Know When to Fold 'Em

Barack Obama reportedly takes pride in his skill as a card player. Poker is the prime game of politics and politicians. The president's record suggests that he is something less than its master. The list of those who have fleeced him is a long and varied one. It includes: the Republican Congressional leadership (habitually); the Wall Street barons; Big Pharma; the Intelligence chiefs; Robert Gates; David Petraeus; Leon Panetta; Bibi Netanyahu (numerous occasions); King Abdullah (Saudi Arabia); Hamid Karzai; General Abdel Fattah el-Sisi; Recep Tayyip Erdogan; and Bashar Assad. Indeed, there is only one group of players whom he beats regularly -- the "liberals" whose gambling instincts have been honed in endless games of rainy-day Scrabble.

So, some advice on how to raise his game is in order. The popular country-and-western ballad The Gambler can serve as a rich source of pithy poker axioms.

"Know when to hold 'em; know when to fold 'em."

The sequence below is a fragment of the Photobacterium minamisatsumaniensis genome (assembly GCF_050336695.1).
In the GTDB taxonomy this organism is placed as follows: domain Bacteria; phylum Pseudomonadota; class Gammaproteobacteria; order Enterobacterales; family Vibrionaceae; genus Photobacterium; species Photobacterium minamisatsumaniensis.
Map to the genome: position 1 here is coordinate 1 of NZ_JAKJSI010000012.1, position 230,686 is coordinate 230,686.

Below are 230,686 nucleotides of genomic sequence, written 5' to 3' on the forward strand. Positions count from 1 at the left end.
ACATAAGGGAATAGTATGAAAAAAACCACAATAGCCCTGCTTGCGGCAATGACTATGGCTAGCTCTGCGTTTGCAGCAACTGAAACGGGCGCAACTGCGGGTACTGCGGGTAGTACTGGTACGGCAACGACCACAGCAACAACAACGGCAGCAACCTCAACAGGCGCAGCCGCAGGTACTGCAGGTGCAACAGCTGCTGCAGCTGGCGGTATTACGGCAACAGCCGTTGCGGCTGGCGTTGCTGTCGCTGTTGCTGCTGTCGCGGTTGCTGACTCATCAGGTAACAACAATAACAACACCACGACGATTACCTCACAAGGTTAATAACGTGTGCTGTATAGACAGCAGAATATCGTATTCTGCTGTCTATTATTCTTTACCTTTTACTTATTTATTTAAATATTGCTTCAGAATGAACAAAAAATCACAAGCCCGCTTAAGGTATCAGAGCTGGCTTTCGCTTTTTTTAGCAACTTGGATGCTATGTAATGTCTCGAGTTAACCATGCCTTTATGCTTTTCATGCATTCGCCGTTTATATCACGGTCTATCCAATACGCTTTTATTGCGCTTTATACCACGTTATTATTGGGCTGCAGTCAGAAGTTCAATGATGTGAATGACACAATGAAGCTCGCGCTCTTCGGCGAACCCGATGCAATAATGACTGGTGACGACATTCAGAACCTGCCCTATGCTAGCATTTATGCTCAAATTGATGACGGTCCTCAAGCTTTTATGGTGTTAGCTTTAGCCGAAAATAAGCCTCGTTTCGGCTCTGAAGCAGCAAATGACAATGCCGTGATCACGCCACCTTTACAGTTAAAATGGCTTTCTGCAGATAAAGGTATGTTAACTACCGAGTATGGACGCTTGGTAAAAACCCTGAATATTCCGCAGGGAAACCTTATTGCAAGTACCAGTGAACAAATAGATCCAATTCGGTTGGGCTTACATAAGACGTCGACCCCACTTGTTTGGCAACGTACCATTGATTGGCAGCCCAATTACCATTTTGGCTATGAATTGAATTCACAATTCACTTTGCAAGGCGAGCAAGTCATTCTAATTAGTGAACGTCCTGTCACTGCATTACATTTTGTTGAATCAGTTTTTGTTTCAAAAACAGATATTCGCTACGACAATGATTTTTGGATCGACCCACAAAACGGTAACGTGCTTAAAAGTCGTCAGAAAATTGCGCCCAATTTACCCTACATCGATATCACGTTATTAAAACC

Application: cut your losses in Afghanistan and stop feeding the pot you can't possibly win. Same for Yemen.

"Never count your winnings while you're still sitting at the table. There'll be time enough for countin' when the dealing's done."

Application: premature celebration of the Kiev putsch, and of Gaddafi's ouster

"Every hand's a winner; every hand's a loser."

Application: it's not your assets alone that will determine the outcome, but also what cards the other side holds and how he plays them. E.g.: Iran; Syria; ISIL; Putin

"Every gambler knows that the secret to survivin' is knowin' what to throw away and knowing what to keep."

Application: weeding out Obama's inept and amateurish foreign policy team

"Recognize when you're out of aces."

Application: Iraq

"Know when to walk away, and when to run away."

Application: the "war on terror;" "the war on drugs"

If the president doesn't take to heart these axioms, he'll surely find himself farther down the track on a train to nowhere. Call that "breaking even" if you wish -- but better to level with the American people that it now is the measure of success.

What of Chess? Too late for that with only two years to go; anyway, the man's natural aptitude is for Solitaire.